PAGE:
Associate Professor, Associate Chair, Atmospheric, Oceanic, and Earth Sciences
My research focuses on the origin and evolution of cetaceans (whales and dolphins), major evolutionary transitions in general, functional morphology, use of stratigraphic data in phylogenetic analysis, and theoretical aspects of diversification. I have published many papers in scientific journals, contributed chapters to edited books, co-authored a book on the evolution of whales, and presented at numerous scientific conferences. I am also a Research Associate at the United States National Museum of Natural History, and the Chair of the Executive Committee of the Paleobiology Database.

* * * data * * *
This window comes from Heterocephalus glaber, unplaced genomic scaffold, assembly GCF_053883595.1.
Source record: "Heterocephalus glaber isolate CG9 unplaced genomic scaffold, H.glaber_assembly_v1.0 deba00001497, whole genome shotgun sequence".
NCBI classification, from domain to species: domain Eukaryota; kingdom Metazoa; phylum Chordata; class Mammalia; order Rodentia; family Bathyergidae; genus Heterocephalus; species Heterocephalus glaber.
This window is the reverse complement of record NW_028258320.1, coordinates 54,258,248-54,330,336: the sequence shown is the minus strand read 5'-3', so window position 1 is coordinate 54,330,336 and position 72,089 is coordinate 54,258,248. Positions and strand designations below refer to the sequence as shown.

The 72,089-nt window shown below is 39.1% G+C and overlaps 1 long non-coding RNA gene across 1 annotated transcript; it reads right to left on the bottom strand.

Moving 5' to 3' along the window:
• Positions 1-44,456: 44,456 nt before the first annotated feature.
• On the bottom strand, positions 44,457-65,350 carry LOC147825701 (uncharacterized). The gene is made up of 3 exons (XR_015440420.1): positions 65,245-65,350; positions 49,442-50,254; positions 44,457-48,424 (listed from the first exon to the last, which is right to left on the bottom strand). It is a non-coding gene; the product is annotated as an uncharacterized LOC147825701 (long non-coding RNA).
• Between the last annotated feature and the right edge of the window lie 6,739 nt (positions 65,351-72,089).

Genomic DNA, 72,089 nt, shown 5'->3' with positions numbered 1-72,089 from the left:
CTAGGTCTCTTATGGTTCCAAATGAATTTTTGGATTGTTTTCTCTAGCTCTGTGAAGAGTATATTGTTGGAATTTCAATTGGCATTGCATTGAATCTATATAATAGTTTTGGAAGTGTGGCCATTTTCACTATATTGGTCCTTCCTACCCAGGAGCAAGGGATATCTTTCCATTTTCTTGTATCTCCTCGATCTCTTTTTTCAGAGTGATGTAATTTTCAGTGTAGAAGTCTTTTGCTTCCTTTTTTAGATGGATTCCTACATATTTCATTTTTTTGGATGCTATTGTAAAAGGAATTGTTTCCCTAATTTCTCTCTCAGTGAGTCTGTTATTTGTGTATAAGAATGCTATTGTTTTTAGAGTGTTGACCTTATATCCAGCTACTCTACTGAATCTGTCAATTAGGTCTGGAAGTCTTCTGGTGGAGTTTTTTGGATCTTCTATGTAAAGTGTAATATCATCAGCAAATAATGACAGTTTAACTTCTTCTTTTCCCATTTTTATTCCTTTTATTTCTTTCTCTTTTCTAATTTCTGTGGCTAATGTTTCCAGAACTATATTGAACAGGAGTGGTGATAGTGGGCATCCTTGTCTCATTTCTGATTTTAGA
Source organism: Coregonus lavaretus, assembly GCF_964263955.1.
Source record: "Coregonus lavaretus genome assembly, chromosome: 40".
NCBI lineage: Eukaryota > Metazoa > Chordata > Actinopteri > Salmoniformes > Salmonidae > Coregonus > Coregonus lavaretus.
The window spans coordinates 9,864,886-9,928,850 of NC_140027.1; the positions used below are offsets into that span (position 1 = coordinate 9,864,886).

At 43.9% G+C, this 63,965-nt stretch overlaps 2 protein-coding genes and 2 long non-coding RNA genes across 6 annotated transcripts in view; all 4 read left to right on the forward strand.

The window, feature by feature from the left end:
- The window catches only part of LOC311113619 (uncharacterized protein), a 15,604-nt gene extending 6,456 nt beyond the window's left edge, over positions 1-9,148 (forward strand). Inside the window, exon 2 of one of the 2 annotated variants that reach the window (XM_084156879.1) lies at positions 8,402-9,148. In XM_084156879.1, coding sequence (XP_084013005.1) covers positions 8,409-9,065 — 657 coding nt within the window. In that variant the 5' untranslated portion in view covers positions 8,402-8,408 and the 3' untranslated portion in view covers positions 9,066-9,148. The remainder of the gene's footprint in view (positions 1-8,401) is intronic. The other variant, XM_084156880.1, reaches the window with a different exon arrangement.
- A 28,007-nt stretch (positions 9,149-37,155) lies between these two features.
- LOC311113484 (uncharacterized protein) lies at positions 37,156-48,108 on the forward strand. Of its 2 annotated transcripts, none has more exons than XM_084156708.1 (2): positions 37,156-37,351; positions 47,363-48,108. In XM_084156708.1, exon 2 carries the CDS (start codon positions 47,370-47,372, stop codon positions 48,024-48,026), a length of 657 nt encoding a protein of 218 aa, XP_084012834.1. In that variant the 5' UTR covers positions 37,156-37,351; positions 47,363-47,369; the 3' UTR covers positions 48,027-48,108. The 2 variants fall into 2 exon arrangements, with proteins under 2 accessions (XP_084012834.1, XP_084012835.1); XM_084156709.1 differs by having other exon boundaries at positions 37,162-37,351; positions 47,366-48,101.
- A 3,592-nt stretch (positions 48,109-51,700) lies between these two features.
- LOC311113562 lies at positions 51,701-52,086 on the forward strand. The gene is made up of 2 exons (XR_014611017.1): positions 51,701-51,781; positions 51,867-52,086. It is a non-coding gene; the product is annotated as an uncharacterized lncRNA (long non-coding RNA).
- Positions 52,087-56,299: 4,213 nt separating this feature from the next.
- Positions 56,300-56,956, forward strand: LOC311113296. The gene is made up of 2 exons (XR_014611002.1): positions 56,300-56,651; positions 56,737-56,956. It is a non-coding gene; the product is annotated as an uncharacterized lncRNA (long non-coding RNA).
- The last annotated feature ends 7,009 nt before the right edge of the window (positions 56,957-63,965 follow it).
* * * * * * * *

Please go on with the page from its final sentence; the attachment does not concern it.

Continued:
■ Marine mammal body mass evolution over the Cenozoic.
■ Latitudinal gradients in marine mammal diversity over the Cenozoic.
■ Early evolution and diversification of mysticete cetaceans.
■ Morphometrics of early cetacean hind limbs and axial skeletons.
■ Mauricio Peredo, C., N.D. Pyenson, M.D. Uhen, C.D. Marshall. (2020). The apparent exponential radiation of Phanerozoic land vertebrates is an artefact of spatial sampling biases. The Royal Society Publishing 287.
■ Churchill, M. and M. D. Uhen. (2019). Taxonomic implications of morphometric analysis of earless seal limb bones. Acta Palaeontologica Polonica 64(2), 213-230.
■ Godfrey, S.J., M.D. Uhen, J.E. Osborne, L.E. Edwards. (2016). A new specimen of Agorophius pygmaeus (Agorophiidae, Odontoceti, Cetacea) from the early Oligocene Ashley Formation of South Carolina, USA. Cambridge University Press, Vol. 90, 154-169.